I've noticed a number of tests recently that seem to be intended to prove that free antivirus is as good as commercial AV. As it happens, I'm not against free AV in principle, as long as people are entitled to use it – commercial use of free AV is usually not permitted. And I'm overjoyed when
I've noticed a number of tests recently that seem to be intended to prove that free antivirus is as good as commercial AV. As it happens, I'm not against free AV in principle, as long as people are entitled to use it – commercial use of free AV is usually not permitted. And I'm overjoyed when people who would never dream of paying for a product do at least use a halfway decent free product. Contrary to the common myth, this industry doesn't write malware, and isn't out to hype and maximize threat exposure in order to maximize profit. Well, not all of us, anyway. And of course some companies, ESET included, also offer a free webscan service, though I wouldn't advise the use of such services as a substitute for a full-blown AV solution.
After Aryeh mentioned a recent example of such a test, I was talking to my colleague Urban Schrott, of ESET Ireland. It turns out that he too has given this issue quite a lot of thought, and offered to put some of those thoughts down on (virtual) paper. And here they are. Hopefully, this won't be the last time Urban's words of wisdom appear on this blog. It certainly isn't the last time we'll visit the topic of free anti-malware, I suspect. [David Harley]
Can't Pay, Won't Pay
A while ago I encountered an article in a consumer magazine about “ten things you should never have to pay for” and antivirus software was listed as one of them. Their argument was simple: why pay for something if you can get it for free? The topic has already been discussed before, but perhaps we should revisit whether it is really the same (or equally effective) to use a free antivirus rather than a for-fee product?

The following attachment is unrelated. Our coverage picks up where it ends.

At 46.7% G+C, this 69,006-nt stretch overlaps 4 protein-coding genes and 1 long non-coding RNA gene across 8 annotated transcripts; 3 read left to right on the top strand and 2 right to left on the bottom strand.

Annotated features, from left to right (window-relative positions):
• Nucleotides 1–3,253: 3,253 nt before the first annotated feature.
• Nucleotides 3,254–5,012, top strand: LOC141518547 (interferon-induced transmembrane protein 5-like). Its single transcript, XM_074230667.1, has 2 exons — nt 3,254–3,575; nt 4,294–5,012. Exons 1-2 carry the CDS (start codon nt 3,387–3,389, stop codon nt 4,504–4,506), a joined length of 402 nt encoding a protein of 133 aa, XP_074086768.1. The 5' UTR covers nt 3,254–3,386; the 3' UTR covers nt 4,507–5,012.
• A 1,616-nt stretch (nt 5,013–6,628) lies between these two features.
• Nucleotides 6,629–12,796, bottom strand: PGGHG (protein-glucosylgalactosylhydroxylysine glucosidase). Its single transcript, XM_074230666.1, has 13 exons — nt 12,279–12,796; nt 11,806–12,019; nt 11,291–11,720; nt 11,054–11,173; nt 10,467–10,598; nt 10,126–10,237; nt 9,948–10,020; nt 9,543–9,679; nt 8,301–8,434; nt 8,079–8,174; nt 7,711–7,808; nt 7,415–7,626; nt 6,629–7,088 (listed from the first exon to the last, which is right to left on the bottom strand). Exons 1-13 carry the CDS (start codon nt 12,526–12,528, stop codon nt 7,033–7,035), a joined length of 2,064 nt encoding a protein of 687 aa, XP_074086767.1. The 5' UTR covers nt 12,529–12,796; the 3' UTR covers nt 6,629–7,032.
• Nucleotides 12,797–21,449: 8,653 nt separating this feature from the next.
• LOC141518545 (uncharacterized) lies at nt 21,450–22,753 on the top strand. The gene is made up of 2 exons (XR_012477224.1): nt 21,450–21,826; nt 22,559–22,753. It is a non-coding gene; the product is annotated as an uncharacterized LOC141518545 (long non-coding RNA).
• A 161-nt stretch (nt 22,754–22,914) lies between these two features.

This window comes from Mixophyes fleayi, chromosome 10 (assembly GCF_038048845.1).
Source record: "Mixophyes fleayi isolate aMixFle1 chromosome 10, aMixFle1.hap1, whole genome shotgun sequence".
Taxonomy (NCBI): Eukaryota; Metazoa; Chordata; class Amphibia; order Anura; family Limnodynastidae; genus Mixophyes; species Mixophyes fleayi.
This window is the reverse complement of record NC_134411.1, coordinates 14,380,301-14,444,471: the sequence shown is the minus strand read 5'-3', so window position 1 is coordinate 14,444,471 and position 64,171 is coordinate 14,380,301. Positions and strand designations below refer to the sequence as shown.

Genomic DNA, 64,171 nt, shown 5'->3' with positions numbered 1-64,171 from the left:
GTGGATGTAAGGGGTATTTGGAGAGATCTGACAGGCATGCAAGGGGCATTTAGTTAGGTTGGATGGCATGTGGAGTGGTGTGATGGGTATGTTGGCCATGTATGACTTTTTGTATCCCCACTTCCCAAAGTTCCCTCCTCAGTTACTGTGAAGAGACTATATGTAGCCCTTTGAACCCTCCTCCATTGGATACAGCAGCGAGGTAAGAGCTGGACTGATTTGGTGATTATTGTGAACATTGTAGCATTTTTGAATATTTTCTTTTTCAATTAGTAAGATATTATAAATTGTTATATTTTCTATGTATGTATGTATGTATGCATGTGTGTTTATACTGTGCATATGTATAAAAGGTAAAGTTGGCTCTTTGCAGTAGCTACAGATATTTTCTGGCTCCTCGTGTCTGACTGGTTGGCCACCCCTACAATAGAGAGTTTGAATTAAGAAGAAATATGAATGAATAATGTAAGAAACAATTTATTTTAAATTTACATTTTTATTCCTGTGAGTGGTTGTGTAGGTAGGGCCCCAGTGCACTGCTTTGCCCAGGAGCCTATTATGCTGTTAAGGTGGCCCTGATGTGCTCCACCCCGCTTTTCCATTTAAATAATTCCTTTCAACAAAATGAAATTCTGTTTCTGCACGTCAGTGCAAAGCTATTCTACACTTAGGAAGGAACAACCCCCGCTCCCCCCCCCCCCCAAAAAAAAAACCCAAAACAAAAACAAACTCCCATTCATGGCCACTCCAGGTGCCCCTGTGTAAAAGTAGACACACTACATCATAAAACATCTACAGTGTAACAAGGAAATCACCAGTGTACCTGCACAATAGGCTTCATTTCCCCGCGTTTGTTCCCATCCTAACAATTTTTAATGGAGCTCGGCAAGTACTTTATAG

First, we have to define the concept of “free”. One has to note that most if not all commercial security vendors also offer a “free” version of their software. It is usually of limited functionality when offered without a fixed time limit, while versions with full functionality are offered with a limited trial time, after which they normally become inactive. Many “free” products, for instance, offer free detection of malware, but require payment for removing it. Some offer “free” detection and removal, but only of certain types of malware. Those same vendors, however, also offer a “full” unlimited version of the software, with complete functionality, for which a fee is (of course) payable.
In today’s world, oversaturated with marketing, giving away a certain amount of product without charge is common practice, as it is good for brand building. Yet a brand is not built for the pleasure of seeing a product become more popular, but in the long run, to increase sales and revenue. The “free” tag on a time- or function-limited product is therefore just an introduction to the “full” version rather than a free service to computer users, out of the goodness of the vendor’s heart. Much as we’d love to give our own products away, we have to eat, as do our wives, families, mistresses, aging parents, mortgage lenders and so on.